NHS Clinical Commissioners has published a new report to support its transition to a more strategic commissioning function. It also contains key lessons identified, which national bodies and clinical commissioners need to be aware of when transitioning towards strategic commissioning arrangements. The lessons were drawn from the perspectives of those implementing and developing policy around the new care models and from research of international models, primarily of high performing place-based systems of care that have developed in New Zealand, Sweden, Spain and the United States.

Key recommendations include:

  • the patient must be placed at the centre with a focus on quality;
  • clinical commissioning leadership and engagement must be retained; and
  • national clarity on the ‘end state’ is essential.

Making sense of accountable care

The King’s Fund has published information  on accountable care as the latest ‘health policy buzz phrase’ to explain where it comes from and what it means. There is a longer version of the article and a shorter, easy-read version.

The term ‘accountable care’ originated in the United States at the time of President Obama’s health care reforms and it is increasingly used in the NHS to describe how the Forward View is being implemented. The context in which accountable care is being taken forward in England, where public financing and provision predominate, is, however, quite different to that in the United States.

The longer article explains the differences between accountable care partnerships, accountable care organisations and accountable care systems. It also discusses how accountable care is being implemented across the country and what is has achieved.

Funding system failing people with continuing healthcare needs

The House of Commons Committee of Public Accounts has published a report on continuing healthcare funding (CHC). CHC is a package of care provided outside of hospital that is arranged and funded solely by the NHS for individuals who have significant ongoing healthcare needs, who are deemed eligible. If someone is not eligible for CHC, they must pay for all or part of their social care costs.

The report concludes that people are waiting too long to find out if they are eligible for CHC and to receive CHC if eligible. Additionally, some patients are not receiving the care they are entitled to because the system is either too difficult to navigate, or they are being poorly assessed due to local interpretation of the eligibility criteria.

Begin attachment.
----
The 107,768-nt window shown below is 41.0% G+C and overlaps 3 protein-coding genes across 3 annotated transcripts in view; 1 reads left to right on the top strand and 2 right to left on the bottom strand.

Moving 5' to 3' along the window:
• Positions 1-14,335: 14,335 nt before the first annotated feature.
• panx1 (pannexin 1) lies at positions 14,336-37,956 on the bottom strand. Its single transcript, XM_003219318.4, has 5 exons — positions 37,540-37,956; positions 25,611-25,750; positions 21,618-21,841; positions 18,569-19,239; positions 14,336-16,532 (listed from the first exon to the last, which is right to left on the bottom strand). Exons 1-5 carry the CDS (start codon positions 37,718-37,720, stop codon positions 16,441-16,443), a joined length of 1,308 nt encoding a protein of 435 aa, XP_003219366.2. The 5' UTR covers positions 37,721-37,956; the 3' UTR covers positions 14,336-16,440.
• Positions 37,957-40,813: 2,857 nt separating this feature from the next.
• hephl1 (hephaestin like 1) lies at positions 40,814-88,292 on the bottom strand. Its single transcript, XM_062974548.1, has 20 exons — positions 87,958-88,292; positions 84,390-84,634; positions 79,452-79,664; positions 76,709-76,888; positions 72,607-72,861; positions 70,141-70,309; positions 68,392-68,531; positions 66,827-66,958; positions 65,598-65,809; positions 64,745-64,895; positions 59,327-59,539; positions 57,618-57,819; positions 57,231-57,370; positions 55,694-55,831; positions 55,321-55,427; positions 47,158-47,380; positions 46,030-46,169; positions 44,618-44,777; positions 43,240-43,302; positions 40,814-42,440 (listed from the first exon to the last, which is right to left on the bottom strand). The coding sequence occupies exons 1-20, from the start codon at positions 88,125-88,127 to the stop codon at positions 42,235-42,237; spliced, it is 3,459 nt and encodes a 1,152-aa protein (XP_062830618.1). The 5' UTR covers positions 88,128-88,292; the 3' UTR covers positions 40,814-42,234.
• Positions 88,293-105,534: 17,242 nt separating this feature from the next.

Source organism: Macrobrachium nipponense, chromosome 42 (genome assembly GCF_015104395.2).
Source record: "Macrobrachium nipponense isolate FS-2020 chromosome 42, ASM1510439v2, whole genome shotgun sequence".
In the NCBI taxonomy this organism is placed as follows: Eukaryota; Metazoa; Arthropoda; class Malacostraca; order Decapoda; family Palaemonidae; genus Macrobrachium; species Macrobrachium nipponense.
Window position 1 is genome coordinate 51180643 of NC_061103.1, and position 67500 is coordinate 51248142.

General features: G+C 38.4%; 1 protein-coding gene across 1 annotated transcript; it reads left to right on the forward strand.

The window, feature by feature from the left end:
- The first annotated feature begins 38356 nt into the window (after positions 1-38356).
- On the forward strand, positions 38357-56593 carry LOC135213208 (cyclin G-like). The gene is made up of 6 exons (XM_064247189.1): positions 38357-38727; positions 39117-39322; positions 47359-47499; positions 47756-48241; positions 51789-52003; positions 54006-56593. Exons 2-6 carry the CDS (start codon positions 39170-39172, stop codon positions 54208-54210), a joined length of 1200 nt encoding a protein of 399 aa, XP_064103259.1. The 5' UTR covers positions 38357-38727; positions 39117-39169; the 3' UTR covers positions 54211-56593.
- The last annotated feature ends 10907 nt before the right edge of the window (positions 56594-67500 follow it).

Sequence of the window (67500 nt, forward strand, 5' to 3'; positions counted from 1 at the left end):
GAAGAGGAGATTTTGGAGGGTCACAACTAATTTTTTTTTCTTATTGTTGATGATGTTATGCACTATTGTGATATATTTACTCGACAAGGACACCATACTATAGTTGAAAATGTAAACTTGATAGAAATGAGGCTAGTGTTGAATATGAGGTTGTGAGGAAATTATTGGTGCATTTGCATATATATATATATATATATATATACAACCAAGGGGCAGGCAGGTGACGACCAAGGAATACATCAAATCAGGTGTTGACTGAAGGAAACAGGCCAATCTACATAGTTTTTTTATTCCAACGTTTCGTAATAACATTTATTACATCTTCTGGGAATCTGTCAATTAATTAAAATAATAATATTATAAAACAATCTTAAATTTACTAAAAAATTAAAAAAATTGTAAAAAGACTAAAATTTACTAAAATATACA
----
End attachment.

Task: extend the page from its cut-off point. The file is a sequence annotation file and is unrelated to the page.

There are also recommendations made in the report on how the system could be improved for those with ongoing healthcare needs.

The effect of drug and alcohol treatment on re-offending

PHE and the Ministry of Justice have published a report on the links between substance misuse treatment and the impact on re-offending by people after leaving prison.

Key facts in the report include:

  • 35% of those accessing treatment had been recorded as committing at least one offence in the two years immediately prior to accessing treatment in 2012;
  • opiate clients had the highest prevalence, with 47% of those starting treatment in 2012 having a recorded offence in the previous two years;
  • in the two-year period following the start of treatment, 56% of pre-treatment offenders went on to re-offend; and
  • alcohol only clients showed the largest reductions in both re-offenders and re-offending.

Healthy High Streets: good place making in an urban setting

PHE has published a report which examines how high streets are used as an asset to improve the overall health of local communities. It aims to help with the implementation of street design principles to make high streets more inclusive, safe, and healthy, particularly in areas of high deprivation.

The report is aimed at local decision makers, town managers, public health professionals and others involved in implementing street design principles.